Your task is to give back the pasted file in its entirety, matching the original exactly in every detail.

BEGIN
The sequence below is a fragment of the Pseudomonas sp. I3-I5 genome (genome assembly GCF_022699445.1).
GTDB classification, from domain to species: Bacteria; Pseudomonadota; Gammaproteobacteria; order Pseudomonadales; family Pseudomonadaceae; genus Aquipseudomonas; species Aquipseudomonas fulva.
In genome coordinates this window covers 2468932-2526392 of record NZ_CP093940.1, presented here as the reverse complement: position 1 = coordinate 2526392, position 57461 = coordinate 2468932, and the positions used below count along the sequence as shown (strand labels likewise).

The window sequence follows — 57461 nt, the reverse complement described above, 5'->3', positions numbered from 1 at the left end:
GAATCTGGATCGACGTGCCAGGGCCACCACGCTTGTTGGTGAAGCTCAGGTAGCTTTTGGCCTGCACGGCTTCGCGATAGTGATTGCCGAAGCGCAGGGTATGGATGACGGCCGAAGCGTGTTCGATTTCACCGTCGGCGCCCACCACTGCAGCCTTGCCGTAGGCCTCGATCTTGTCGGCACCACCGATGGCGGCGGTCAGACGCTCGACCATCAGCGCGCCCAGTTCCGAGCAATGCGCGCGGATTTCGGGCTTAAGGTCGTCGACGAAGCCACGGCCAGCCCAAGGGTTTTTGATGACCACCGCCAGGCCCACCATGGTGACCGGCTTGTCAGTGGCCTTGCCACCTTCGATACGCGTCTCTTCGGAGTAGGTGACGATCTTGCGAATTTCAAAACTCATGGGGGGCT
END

The sequence below is a fragment of the Pseudomonas sp. I3-I5 genome (genome assembly GCF_022699445.1).
GTDB classification, from domain to species: Bacteria; Pseudomonadota; Gammaproteobacteria; order Pseudomonadales; family Pseudomonadaceae; genus Aquipseudomonas; species Aquipseudomonas fulva.
In genome coordinates this window covers 2468932-2526392 of record NZ_CP093940.1, presented here as the reverse complement: position 1 = coordinate 2526392, position 57461 = coordinate 2468932, and the positions used below count along the sequence as shown (strand labels likewise).

The window sequence follows — 57461 nt, the reverse complement described above, 5'->3', positions numbered from 1 at the left end:
GAATCTGGATCGACGTGCCAGGGCCACCACGCTTGTTGGTGAAGCTCAGGTAGCTTTTGGCCTGCACGGCTTCGCGATAGTGATTGCCGAAGCGCAGGGTATGGATGACGGCCGAAGCGTGTTCGATTTCACCGTCGGCGCCCACCACTGCAGCCTTGCCGTAGGCCTCGATCTTGTCGGCACCACCGATGGCGGCGGTCAGACGCTCGACCATCAGCGCGCCCAGTTCCGAGCAATGCGCGCGGATTTCGGGCTTAAGGTCGTCGACGAAGCCACGGCCAGCCCAAGGGTTTTTGATGACCACCGCCAGGCCCACCATGGTGACCGGCTTGTCAGTGGCCTTGCCACCTTCGATACGCGTCTCTTCGGAGTAGGTGACGATCTTGCGAATTTCAAAACTCATGGGGGGCT